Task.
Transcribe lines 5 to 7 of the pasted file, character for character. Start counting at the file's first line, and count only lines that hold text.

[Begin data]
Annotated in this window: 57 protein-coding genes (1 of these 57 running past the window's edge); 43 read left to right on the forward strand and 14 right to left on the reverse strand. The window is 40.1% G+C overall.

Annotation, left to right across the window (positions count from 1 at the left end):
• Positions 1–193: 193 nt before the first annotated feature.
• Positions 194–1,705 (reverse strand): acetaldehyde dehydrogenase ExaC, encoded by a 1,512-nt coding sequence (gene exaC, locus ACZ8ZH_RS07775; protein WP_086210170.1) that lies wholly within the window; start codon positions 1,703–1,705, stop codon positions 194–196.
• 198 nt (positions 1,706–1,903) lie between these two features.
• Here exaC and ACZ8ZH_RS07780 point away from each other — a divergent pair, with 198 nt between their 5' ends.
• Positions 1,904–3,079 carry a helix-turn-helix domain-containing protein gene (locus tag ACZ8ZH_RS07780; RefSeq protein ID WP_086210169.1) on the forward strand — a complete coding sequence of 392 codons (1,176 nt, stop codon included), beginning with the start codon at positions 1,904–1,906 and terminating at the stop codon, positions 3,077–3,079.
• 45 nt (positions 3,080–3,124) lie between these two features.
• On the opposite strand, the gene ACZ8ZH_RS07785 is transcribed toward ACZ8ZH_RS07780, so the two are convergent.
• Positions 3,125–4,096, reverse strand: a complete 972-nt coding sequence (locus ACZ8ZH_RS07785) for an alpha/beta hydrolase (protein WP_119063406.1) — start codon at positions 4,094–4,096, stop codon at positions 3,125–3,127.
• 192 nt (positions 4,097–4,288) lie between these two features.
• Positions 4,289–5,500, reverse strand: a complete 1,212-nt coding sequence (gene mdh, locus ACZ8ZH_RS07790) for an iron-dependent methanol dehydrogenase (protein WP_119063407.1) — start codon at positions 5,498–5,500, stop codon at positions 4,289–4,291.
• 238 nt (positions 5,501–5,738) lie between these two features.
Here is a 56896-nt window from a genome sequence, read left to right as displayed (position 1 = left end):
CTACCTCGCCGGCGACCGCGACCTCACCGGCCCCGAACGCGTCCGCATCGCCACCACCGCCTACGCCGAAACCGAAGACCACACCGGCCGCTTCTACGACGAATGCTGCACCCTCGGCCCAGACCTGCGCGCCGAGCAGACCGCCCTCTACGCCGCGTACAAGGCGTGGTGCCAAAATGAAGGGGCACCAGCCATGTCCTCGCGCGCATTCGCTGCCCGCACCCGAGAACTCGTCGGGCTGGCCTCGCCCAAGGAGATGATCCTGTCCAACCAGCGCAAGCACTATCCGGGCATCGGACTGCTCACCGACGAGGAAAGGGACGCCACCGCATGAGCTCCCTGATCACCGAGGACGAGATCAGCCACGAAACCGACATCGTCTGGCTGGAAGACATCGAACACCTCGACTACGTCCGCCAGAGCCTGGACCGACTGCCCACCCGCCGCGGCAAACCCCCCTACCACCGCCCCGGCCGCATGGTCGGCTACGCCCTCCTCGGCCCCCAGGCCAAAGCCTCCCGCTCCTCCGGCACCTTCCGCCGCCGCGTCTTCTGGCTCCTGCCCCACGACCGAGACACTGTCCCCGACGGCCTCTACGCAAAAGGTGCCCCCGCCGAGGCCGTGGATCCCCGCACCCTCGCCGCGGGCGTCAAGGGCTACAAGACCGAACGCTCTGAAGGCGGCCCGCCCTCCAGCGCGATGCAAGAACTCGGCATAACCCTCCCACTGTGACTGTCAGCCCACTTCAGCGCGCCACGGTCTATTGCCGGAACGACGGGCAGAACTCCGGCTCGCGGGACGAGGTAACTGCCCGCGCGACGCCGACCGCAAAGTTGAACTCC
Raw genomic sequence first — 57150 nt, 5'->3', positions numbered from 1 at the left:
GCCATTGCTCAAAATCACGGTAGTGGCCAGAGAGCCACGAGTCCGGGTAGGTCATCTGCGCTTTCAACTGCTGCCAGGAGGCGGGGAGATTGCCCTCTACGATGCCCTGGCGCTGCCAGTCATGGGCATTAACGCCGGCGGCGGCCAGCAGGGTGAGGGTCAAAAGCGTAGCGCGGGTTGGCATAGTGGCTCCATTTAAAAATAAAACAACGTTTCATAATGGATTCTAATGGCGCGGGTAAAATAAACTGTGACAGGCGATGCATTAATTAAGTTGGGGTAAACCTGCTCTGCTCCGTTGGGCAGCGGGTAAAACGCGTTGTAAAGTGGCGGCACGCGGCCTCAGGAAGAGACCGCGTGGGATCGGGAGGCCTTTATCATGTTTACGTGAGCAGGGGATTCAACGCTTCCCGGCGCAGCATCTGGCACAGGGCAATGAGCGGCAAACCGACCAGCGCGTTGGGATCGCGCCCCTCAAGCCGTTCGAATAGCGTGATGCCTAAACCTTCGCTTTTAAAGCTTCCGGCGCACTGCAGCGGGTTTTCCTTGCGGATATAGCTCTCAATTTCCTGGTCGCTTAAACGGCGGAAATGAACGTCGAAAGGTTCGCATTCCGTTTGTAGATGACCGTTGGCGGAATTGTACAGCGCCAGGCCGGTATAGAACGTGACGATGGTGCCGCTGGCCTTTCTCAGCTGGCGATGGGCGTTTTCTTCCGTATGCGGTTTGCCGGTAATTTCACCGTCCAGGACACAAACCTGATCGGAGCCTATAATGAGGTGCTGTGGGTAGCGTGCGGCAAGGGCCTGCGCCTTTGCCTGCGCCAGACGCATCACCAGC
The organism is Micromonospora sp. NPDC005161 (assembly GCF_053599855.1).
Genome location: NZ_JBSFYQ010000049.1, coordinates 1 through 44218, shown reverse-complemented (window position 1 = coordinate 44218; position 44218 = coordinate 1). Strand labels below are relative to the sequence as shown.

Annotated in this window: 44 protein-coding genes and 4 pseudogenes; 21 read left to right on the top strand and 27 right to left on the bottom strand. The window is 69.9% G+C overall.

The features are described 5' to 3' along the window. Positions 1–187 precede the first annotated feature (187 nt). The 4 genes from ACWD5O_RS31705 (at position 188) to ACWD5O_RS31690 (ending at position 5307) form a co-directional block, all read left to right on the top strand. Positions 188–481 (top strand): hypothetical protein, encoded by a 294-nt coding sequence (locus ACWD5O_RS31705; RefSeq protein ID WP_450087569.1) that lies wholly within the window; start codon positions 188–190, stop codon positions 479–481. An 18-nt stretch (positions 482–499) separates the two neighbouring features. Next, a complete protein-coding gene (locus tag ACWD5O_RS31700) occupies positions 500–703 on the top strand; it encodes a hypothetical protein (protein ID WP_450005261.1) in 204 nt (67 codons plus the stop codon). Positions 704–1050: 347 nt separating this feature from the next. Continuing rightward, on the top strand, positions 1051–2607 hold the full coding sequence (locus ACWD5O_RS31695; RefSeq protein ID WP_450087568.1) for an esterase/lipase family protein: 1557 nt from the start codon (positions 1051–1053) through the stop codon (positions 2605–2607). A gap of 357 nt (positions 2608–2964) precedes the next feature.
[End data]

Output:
• 198 nt (positions 1,706–1,903) lie between these two features.
• Here exaC and ACZ8ZH_RS07780 point away from each other — a divergent pair, with 198 nt between their 5' ends.
• Positions 1,904–3,079 carry a helix-turn-helix domain-containing protein gene (locus tag ACZ8ZH_RS07780; RefSeq protein ID WP_086210169.1) on the forward strand — a complete coding sequence of 392 codons (1,176 nt, stop codon included), beginning with the start codon at positions 1,904–1,906 and terminating at the stop codon, positions 3,077–3,079.